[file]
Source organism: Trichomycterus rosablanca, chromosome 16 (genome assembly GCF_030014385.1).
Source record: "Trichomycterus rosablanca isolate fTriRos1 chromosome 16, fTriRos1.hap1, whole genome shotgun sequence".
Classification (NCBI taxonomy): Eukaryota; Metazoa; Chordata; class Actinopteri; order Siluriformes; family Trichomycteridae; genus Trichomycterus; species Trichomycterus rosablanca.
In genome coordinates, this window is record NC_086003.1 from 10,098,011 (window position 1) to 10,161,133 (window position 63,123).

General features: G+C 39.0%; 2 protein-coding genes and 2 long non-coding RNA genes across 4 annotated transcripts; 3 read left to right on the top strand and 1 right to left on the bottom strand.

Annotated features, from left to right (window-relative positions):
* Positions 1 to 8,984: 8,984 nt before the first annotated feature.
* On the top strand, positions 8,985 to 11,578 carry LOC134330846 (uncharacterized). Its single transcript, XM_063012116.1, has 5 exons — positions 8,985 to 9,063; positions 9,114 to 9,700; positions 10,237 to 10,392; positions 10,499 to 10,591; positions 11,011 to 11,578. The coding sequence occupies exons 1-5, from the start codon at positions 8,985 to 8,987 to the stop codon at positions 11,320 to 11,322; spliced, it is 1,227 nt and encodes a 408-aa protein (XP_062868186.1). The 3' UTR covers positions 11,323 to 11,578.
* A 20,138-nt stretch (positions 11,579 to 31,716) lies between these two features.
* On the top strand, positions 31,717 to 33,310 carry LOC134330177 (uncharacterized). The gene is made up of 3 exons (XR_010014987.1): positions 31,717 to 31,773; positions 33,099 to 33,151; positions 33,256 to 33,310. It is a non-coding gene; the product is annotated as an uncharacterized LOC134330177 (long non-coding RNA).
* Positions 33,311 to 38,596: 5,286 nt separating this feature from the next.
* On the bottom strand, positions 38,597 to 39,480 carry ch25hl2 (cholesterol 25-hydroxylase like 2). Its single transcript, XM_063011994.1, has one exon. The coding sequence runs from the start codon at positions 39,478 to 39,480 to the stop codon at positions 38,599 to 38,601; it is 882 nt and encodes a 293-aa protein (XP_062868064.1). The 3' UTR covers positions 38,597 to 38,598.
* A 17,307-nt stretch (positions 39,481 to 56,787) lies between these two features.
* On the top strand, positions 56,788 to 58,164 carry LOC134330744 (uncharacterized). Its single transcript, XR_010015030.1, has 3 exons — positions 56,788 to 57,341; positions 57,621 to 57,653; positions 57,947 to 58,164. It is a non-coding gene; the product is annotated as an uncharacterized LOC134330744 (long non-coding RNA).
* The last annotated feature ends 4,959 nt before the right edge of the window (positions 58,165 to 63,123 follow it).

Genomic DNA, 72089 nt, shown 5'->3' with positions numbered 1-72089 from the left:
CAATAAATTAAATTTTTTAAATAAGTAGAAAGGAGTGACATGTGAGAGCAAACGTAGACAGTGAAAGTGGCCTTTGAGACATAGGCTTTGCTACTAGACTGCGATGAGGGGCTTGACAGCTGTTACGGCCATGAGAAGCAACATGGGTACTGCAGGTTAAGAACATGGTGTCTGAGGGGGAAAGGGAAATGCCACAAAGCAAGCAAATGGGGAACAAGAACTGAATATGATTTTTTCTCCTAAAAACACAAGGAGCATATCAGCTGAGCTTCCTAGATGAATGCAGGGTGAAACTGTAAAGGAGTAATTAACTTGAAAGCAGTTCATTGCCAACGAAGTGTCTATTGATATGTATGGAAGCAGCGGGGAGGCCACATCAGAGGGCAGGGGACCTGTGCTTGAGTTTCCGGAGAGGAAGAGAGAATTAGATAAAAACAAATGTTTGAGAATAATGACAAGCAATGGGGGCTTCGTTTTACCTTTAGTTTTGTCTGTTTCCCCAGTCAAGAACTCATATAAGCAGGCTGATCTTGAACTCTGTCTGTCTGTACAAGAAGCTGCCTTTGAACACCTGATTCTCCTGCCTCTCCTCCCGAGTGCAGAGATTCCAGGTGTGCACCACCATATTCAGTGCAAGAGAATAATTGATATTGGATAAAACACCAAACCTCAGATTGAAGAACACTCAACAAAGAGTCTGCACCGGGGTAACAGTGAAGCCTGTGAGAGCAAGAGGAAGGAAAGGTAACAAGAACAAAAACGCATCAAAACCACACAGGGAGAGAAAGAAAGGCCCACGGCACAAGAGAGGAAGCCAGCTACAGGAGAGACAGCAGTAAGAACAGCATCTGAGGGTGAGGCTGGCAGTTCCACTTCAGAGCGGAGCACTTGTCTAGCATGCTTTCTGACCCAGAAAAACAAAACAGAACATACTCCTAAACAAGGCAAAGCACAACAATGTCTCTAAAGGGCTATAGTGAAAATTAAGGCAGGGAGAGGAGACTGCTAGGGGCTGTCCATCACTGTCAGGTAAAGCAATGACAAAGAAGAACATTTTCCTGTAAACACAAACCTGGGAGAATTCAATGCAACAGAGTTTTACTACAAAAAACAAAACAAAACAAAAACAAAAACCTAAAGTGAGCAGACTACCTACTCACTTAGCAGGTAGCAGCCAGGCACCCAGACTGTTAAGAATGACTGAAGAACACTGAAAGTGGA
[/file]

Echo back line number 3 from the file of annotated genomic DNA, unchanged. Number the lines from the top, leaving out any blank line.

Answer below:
Classification (NCBI taxonomy): Eukaryota; Metazoa; Chordata; class Actinopteri; order Siluriformes; family Trichomycteridae; genus Trichomycterus; species Trichomycterus rosablanca.